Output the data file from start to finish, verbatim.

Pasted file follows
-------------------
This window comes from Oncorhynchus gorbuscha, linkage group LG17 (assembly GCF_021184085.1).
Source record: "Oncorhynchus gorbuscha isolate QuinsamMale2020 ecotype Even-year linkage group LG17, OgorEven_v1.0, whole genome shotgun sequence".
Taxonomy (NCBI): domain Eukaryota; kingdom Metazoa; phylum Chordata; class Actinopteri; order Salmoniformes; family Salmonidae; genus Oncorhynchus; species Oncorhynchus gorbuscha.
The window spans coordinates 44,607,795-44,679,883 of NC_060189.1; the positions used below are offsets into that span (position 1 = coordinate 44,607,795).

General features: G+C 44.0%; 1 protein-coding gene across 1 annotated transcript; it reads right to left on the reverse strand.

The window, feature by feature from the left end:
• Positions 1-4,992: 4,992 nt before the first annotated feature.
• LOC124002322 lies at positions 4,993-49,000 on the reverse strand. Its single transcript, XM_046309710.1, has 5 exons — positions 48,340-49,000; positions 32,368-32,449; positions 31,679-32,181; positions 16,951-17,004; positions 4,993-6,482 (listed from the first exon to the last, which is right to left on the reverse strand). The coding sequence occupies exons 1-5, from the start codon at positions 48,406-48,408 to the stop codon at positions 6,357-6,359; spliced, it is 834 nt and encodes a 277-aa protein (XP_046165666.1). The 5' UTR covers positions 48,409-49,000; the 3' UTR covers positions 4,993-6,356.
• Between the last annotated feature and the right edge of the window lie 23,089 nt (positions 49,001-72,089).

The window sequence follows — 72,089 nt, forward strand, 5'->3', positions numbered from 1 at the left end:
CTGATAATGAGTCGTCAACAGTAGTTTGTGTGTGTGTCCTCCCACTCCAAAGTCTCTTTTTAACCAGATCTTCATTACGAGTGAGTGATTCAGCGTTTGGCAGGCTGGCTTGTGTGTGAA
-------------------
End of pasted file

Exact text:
This window comes from Oncorhynchus gorbuscha, linkage group LG17 (assembly GCF_021184085.1).
Source record: "Oncorhynchus gorbuscha isolate QuinsamMale2020 ecotype Even-year linkage group LG17, OgorEven_v1.0, whole genome shotgun sequence".
Taxonomy (NCBI): domain Eukaryota; kingdom Metazoa; phylum Chordata; class Actinopteri; order Salmoniformes; family Salmonidae; genus Oncorhynchus; species Oncorhynchus gorbuscha.
The window spans coordinates 44,607,795-44,679,883 of NC_060189.1; the positions used below are offsets into that span (position 1 = coordinate 44,607,795).

General features: G+C 44.0%; 1 protein-coding gene across 1 annotated transcript; it reads right to left on the reverse strand.

The window, feature by feature from the left end:
• Positions 1-4,992: 4,992 nt before the first annotated feature.
• LOC124002322 lies at positions 4,993-49,000 on the reverse strand. Its single transcript, XM_046309710.1, has 5 exons — positions 48,340-49,000; positions 32,368-32,449; positions 31,679-32,181; positions 16,951-17,004; positions 4,993-6,482 (listed from the first exon to the last, which is right to left on the reverse strand). The coding sequence occupies exons 1-5, from the start codon at positions 48,406-48,408 to the stop codon at positions 6,357-6,359; spliced, it is 834 nt and encodes a 277-aa protein (XP_046165666.1). The 5' UTR covers positions 48,409-49,000; the 3' UTR covers positions 4,993-6,356.
• Between the last annotated feature and the right edge of the window lie 23,089 nt (positions 49,001-72,089).

The window sequence follows — 72,089 nt, forward strand, 5'->3', positions numbered from 1 at the left end:
CTGATAATGAGTCGTCAACAGTAGTTTGTGTGTGTGTCCTCCCACTCCAAAGTCTCTTTTTAACCAGATCTTCATTACGAGTGAGTGATTCAGCGTTTGGCAGGCTGGCTTGTGTGTGAA